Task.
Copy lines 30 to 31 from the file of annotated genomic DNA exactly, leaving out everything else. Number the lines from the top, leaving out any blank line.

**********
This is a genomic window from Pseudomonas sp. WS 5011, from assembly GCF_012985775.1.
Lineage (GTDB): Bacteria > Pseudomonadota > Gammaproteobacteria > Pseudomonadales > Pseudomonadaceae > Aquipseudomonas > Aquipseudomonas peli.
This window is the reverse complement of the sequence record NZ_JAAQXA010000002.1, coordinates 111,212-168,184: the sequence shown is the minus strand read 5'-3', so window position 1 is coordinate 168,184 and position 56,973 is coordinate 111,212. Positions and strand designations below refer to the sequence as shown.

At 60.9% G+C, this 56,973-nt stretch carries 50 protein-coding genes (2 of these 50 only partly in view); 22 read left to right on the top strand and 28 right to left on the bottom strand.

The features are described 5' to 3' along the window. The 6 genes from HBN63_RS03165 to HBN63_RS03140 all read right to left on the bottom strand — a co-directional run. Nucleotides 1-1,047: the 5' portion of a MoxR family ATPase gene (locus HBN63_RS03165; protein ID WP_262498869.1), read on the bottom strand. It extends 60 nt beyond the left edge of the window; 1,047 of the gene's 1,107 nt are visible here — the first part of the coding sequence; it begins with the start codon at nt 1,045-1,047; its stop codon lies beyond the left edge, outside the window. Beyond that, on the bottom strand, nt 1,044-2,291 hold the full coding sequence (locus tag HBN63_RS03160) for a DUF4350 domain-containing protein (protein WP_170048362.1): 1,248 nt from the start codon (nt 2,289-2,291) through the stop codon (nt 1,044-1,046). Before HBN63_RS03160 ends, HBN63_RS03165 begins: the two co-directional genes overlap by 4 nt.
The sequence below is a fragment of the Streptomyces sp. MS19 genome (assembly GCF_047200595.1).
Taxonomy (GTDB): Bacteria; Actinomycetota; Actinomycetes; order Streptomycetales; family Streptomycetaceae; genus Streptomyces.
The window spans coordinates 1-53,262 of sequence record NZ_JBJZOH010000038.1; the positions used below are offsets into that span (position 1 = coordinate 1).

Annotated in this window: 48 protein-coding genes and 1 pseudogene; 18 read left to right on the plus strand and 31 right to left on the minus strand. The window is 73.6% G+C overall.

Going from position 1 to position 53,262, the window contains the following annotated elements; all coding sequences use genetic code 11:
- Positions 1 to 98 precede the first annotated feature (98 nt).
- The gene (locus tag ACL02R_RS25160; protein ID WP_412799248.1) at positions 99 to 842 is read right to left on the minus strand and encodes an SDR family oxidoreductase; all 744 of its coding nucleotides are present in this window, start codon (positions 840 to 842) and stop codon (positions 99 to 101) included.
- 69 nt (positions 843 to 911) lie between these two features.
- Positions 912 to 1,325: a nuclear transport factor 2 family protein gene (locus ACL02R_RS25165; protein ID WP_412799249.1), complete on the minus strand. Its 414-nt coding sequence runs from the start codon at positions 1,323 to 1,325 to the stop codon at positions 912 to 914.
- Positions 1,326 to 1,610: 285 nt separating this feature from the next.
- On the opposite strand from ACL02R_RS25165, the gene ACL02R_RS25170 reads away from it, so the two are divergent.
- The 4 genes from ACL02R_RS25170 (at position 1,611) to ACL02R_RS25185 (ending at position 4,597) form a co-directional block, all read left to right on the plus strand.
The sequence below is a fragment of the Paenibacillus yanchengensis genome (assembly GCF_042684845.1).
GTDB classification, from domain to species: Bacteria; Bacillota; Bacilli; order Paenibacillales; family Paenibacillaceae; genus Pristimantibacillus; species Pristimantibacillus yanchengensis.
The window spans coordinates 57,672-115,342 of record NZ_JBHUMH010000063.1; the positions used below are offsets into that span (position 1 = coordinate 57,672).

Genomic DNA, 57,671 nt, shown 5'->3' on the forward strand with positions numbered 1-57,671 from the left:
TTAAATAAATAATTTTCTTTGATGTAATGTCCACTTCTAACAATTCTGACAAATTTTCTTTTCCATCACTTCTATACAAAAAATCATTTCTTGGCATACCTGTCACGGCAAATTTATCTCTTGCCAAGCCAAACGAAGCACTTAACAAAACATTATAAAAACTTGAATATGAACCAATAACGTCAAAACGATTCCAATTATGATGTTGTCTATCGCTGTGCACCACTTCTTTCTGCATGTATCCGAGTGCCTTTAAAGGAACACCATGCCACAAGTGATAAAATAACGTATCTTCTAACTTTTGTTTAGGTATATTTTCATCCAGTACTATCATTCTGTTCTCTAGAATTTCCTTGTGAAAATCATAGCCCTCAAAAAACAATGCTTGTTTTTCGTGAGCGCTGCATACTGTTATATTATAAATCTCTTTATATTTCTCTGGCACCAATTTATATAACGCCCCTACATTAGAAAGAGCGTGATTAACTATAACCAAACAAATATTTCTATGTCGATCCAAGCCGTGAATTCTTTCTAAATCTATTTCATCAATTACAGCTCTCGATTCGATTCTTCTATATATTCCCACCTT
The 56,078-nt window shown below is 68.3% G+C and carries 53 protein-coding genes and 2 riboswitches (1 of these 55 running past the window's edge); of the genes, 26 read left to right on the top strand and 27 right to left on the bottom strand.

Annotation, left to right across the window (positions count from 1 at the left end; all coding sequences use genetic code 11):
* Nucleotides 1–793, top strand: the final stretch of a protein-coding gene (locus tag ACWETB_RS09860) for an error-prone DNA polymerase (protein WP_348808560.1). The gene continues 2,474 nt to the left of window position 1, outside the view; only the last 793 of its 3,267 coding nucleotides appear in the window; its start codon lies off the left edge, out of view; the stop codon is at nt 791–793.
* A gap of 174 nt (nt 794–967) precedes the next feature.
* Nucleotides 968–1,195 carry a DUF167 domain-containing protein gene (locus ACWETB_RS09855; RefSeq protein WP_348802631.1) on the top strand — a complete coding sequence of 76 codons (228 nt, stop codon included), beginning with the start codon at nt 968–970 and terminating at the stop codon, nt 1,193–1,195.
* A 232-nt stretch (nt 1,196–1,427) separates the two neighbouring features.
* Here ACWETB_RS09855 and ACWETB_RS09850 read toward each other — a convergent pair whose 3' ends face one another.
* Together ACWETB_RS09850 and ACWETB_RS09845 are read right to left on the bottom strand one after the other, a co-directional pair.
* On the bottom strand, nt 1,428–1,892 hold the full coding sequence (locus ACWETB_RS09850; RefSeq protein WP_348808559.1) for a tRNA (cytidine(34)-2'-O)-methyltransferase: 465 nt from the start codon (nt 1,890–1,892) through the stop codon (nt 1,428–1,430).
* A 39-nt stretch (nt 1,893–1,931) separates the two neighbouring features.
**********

* Together ACWETB_RS09850 and ACWETB_RS09845 are read right to left on the bottom strand one after the other, a co-directional pair.
* On the bottom strand, nt 1,428–1,892 hold the full coding sequence (locus ACWETB_RS09850; RefSeq protein WP_348808559.1) for a tRNA (cytidine(34)-2'-O)-methyltransferase: 465 nt from the start codon (nt 1,890–1,892) through the stop codon (nt 1,428–1,430).